Testing environments online ought to be changed

Testing+environments+online+ought+to+be+changed

Nia Huff

Although many students may argue that testing online is a more conducive environment to their success, I find the home-testing environment to be full of new challenges and distractions. The past few weeks have been flooded with tests, as teachers squeeze in the last few assessments and projects before winter break. Online assessments have become even more stressful because of printer and scanner issues, the distractions of my home, and the inability to communicate questions with my teachers during exams.
I find it very difficult to focus on assessments at home. When I’m taking an exam or participating in any academic activity, I need absolute silence. I thrive in a quiet environment; it allows me to focus and understand the work on a deeper level. Although it’s usually quiet at my house, it can be hard to remain focused when there are so many distractions. From my parents asking me what I want for lunch to my sister Zooming others in her room, disturbances fluster me during exams. Also, during back-to-back classes, it can be challenging to clean up my workspace from the past class and get ready for the next class. The absence of walking from one class to another makes it harder for me to adjust to and prepare for the next task at hand.
Another difficulty I have experienced several times during in-class assessments is printer issues. Even though I have a working printer at home, there was one instance where my printer did not print the last page of my test. As I sat aimlessly wondering why none of my peers had completed their test, I communicated via the chat feature on Zoom with my teacher and asked how many pages the test was supposed to be. When I received the response of “five pages,” a wave of worry overcame me. I realized how much time I wasted and how little time was left to complete the exam. Although I was able to print the remaining page, this extra pressure made the experience much more nerve-wracking. Additionally, several times after completing an exam, I had trouble scanning the assessment and sending it to my teachers.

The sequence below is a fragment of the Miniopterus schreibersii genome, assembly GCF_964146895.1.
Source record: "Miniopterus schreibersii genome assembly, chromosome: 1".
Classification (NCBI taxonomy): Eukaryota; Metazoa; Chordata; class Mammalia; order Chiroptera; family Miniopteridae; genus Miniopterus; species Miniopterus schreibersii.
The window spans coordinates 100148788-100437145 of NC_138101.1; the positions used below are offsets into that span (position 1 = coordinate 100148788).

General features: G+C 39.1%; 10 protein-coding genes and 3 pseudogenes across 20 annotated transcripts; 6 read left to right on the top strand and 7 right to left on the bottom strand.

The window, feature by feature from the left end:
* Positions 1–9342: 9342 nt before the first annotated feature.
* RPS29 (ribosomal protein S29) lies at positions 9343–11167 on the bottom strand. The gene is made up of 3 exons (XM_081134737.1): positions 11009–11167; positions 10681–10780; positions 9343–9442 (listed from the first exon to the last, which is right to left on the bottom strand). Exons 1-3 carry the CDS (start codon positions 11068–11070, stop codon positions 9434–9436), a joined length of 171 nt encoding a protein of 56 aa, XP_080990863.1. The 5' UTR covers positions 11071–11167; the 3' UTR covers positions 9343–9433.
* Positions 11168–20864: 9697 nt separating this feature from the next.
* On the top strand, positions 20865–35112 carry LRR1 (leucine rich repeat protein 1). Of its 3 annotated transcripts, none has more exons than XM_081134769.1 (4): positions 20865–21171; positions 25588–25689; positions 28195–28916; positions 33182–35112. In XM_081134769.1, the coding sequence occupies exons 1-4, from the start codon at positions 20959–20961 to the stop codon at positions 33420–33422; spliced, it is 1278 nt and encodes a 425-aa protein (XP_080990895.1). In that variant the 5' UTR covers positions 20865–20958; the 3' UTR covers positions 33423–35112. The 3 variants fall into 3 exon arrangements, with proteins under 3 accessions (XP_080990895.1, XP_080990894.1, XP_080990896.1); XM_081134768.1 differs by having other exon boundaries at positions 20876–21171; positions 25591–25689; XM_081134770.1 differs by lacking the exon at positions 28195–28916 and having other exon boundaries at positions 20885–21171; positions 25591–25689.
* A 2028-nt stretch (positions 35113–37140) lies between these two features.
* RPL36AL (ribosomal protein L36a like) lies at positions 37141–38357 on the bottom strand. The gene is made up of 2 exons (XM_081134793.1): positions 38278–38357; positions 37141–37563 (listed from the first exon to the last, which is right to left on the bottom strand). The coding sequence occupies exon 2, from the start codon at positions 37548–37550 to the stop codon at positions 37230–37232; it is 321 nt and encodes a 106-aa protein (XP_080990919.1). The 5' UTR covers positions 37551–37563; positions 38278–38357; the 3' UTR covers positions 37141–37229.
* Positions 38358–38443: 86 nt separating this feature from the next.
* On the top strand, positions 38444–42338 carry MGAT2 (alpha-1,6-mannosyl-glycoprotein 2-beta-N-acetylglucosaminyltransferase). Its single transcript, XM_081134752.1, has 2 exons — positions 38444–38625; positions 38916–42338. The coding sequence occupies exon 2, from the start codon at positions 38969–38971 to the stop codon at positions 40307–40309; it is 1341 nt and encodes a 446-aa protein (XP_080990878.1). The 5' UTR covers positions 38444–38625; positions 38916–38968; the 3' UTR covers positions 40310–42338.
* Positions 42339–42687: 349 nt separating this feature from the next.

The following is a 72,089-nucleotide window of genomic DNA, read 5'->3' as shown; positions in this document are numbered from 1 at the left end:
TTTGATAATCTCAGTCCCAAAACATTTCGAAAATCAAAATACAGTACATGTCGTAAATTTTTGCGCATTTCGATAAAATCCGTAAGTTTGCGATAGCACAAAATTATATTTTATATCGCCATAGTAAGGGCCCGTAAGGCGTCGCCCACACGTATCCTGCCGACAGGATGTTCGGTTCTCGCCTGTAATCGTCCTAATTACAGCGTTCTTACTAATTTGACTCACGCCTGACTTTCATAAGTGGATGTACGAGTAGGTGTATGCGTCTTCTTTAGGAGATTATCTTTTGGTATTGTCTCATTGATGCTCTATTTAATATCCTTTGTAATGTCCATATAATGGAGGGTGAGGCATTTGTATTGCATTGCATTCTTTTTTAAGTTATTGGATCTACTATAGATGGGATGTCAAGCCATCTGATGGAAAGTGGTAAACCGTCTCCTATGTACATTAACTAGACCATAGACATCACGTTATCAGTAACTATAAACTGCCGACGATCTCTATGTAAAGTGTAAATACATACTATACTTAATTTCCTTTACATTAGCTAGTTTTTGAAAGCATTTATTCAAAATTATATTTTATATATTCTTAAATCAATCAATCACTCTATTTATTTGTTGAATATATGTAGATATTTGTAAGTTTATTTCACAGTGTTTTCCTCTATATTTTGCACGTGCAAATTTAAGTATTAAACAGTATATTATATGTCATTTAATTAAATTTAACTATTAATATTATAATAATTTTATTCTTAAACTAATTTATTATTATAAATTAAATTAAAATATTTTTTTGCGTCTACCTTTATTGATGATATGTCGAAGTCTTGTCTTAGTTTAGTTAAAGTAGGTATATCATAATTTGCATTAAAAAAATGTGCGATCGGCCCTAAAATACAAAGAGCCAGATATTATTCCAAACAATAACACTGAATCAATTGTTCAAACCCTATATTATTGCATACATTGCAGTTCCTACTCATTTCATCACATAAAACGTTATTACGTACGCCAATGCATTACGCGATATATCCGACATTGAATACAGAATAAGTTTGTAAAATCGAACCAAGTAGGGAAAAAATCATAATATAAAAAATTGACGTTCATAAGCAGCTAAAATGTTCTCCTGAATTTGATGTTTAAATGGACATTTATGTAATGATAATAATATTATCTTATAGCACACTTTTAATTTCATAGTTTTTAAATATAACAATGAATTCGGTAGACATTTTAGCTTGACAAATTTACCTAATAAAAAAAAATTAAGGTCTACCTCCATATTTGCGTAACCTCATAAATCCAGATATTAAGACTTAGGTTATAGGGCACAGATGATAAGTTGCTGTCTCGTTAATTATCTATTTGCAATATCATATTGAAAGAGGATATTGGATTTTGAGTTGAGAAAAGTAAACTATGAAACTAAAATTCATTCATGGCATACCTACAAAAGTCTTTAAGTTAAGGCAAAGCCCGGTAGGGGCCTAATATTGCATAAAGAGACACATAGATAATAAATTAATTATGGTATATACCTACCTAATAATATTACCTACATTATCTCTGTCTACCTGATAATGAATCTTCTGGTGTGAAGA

Lastly, one of the greatest challenges I’ve confronted is the new way students must communicate questions and confusion about an assessment to a teacher. During in-person learning, it is easy to clarify a question about test material by raising your hand, but now it takes a few minutes to ask your question through the Zoom chat feature. Although a few minutes of waiting does not seem like much, in actuality, two to three minutes feels like forever during a test. The butterflies in your stomach during these anxiety-filled moments can make a test that you thought you were ready for turn into a test you are not.
At school, my brain is constantly in work mode. At home, I have trouble concentrating at the same level. Assessments feel more like homework assignments, and the great importance of grades, especially as we approach the end of the first semester, has made testing an even more painful task.
As we approach winter break, I am hopeful that there might be an easier approach to taking assessments during our remote period for students like me who find this environment stressful. Although I understand the limited options our teachers have when it comes to testing, some measures can be put in place to help all students in the community. Even if we made tests 40 minutes instead of 45 minutes, this extra five minutes would give a cushion for technology issues, questions, and scanning time.
The flexibility to take an assessment on your own time would be beneficial. This would allow every student to take these important exams when they are best focused. I know I concentrate best in the morning when no one is up, and I have the apartment to myself. For me, this time would be most ideal since I could simply focus on the task at hand rather than worry about all of the potential distractions. Even if students are able to go into a proctored Zoom room during a time from A-H periods, this flexibility would allow everyone to do their best and be successful during this unconventional year. I have found that a minute of silence between classes to be helpful since the break gives my mind the opportunity to relax and refocus. If these two approaches were implemented into the HM 2.0 assessment plan, I think many students would have a more positive approach to this already stressful situation.

Testing environments online ought to be changed